As China’s second Universal Periodic Review approaches, the human rights situation inside the country continues to deteriorate.
One positive development since China’s previous UPR is the rise of civil society and human rights defenders. Yet human rights defenders have been harassed and detained simply for trying to participate in the UPR. In October 2012, Chinese activist Cao Shunli submitted an application requesting that the Ministry of Foreign Affairs make public the modalities for public participation in the UPR; in November, she received a reply declining the request on the grounds that the review and process constituted “state secrets.” Since June 2013, at least three groups of protestors have gathered outside the Ministry to demand a role in the UPR; one group was forcibly removed, with dozens detained briefly by police. A group of activists attempted to file an administrative lawsuit against the Ministry of Foreign Affairs (MFA) to disclose UPR-related information, but in September 2013 a Beijing court announced that it would not take the case.
Other activists are also suffering reprisals from the state for their efforts at transparency and accountability. Since February 2013 the government has arbitrarily detained at least 55 activists, taken into custody critics and online opinion leaders, and increased controls on social media, online expression, and public activism, rolling back the hard-won space China’s civil society has gained in recent years. A dozen of these activists had called for asset disclosures by officials—a call not unlike those made by senior Chinese leaders to crack down on corruption, yet the activist find themselves charged with “disturbing public order” and other criminal offenses.
The situations in Tibet and Xinjiang have worsened as the government continues to halt or redress the gross, uncorrected human rights abuses in those regions. More than 120 Tibetans have self-immolated, many of them having expressed a desire for religious and political freedoms.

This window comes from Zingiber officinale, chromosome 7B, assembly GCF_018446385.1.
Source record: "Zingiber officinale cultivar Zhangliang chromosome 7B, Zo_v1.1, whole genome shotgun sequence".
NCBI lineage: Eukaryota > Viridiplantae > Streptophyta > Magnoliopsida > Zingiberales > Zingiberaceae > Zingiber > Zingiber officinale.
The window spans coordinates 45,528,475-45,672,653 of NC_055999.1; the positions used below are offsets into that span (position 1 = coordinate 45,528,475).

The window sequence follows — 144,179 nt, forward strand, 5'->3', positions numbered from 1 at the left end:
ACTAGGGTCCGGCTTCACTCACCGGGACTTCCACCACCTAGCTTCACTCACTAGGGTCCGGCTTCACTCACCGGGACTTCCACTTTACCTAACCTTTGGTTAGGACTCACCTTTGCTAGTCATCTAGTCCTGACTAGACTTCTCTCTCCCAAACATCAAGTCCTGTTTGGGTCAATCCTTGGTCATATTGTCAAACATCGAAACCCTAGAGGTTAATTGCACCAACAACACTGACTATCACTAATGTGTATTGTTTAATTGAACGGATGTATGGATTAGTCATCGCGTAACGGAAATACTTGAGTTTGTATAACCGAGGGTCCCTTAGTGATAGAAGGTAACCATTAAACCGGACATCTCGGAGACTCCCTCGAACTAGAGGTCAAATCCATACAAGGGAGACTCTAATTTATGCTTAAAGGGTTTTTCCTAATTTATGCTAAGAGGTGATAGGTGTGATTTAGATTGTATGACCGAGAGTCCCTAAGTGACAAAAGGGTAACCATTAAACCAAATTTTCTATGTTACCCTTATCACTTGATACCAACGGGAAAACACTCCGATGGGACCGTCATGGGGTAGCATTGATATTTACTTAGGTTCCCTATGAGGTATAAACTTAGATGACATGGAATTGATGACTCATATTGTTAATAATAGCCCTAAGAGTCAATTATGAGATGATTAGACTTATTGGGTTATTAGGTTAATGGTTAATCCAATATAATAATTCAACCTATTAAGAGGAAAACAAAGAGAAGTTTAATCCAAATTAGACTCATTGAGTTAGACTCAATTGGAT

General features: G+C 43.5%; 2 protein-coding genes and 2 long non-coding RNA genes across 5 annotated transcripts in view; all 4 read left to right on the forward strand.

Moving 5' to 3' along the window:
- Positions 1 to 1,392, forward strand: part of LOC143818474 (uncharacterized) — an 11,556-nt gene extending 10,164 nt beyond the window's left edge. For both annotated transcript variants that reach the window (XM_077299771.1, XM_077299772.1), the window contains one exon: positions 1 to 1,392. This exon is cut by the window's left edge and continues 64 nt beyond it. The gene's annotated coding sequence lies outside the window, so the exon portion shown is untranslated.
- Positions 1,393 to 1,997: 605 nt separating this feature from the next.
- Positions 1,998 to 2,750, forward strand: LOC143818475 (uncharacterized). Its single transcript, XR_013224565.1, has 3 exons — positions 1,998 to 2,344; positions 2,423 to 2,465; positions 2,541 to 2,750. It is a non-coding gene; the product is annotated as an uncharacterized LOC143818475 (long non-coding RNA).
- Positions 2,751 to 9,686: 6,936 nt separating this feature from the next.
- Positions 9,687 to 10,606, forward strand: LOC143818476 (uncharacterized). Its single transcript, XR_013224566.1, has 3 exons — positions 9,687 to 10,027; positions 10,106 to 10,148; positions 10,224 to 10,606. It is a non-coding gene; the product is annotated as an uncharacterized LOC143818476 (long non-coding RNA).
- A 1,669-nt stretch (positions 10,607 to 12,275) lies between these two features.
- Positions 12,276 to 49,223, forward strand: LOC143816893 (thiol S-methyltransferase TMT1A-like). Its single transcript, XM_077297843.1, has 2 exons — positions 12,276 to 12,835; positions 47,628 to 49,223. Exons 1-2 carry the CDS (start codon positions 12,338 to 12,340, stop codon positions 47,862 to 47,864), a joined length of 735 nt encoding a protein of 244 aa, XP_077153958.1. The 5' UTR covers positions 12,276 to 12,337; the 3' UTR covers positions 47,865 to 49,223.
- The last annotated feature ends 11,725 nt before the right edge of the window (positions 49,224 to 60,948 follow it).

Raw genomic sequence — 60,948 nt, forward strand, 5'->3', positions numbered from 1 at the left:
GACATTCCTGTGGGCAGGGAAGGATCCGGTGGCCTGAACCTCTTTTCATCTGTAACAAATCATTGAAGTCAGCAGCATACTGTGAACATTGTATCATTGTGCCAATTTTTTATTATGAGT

The government has moved away from the language of “universality,” and demonstrated little or no willingness to cooperate with UN mechanisms critical to establishing accountability for human rights violations, such as the Commission of Inquiry for North Korea. Currently there are also outstanding requests to visit China by the special rapporteurs on the freedom of association and assembly, human rights defenders, independence of judges and lawyers, disappearances, and discrimination against women, among others.
Chinese officials often insist that the country’s human rights situation be given special consideration and be considered in light of “national conditions.” Yet the purpose of UPR is for all countries to be scrutinized equally, and a government that denies rather than embraces popular participation in the process deserves no leeway. We call on States to use the UPR on China to raise serious concerns about the human rights situation in the country and call on China to take concrete and meaningful steps to put an end to human rights violations. No State can be exempted of its obligations to protect human rights. If Chinadoes not show significant progress through the UPR,given the gravity of the abuses, member states should seriously start considering addressing the situation through a resolution.